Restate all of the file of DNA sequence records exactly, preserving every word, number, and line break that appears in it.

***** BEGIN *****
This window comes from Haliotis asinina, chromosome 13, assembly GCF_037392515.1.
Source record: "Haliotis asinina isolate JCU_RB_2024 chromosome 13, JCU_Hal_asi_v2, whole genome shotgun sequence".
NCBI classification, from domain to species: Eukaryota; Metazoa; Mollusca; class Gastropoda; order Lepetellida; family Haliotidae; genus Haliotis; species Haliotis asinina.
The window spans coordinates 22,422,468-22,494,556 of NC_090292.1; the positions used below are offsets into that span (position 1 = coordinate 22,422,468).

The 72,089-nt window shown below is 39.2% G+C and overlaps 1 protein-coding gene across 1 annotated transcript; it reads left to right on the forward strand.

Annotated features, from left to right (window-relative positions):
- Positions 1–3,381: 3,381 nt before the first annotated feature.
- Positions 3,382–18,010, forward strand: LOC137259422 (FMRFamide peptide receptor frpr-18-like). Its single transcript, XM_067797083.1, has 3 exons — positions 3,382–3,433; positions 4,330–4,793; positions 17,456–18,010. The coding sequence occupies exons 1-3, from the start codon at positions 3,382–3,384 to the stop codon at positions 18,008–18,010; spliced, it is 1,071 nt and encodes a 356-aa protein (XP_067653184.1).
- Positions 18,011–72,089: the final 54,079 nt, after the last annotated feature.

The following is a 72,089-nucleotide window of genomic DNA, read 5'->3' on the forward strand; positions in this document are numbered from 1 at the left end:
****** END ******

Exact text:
This window comes from Haliotis asinina, chromosome 13, assembly GCF_037392515.1.
Source record: "Haliotis asinina isolate JCU_RB_2024 chromosome 13, JCU_Hal_asi_v2, whole genome shotgun sequence".
NCBI classification, from domain to species: Eukaryota; Metazoa; Mollusca; class Gastropoda; order Lepetellida; family Haliotidae; genus Haliotis; species Haliotis asinina.
The window spans coordinates 22,422,468-22,494,556 of NC_090292.1; the positions used below are offsets into that span (position 1 = coordinate 22,422,468).

The 72,089-nt window shown below is 39.2% G+C and overlaps 1 protein-coding gene across 1 annotated transcript; it reads left to right on the forward strand.

Annotated features, from left to right (window-relative positions):
- Positions 1–3,381: 3,381 nt before the first annotated feature.
- Positions 3,382–18,010, forward strand: LOC137259422 (FMRFamide peptide receptor frpr-18-like). Its single transcript, XM_067797083.1, has 3 exons — positions 3,382–3,433; positions 4,330–4,793; positions 17,456–18,010. The coding sequence occupies exons 1-3, from the start codon at positions 3,382–3,384 to the stop codon at positions 18,008–18,010; spliced, it is 1,071 nt and encodes a 356-aa protein (XP_067653184.1).
- Positions 18,011–72,089: the final 54,079 nt, after the last annotated feature.

The following is a 72,089-nucleotide window of genomic DNA, read 5'->3' on the forward strand; positions in this document are numbered from 1 at the left end: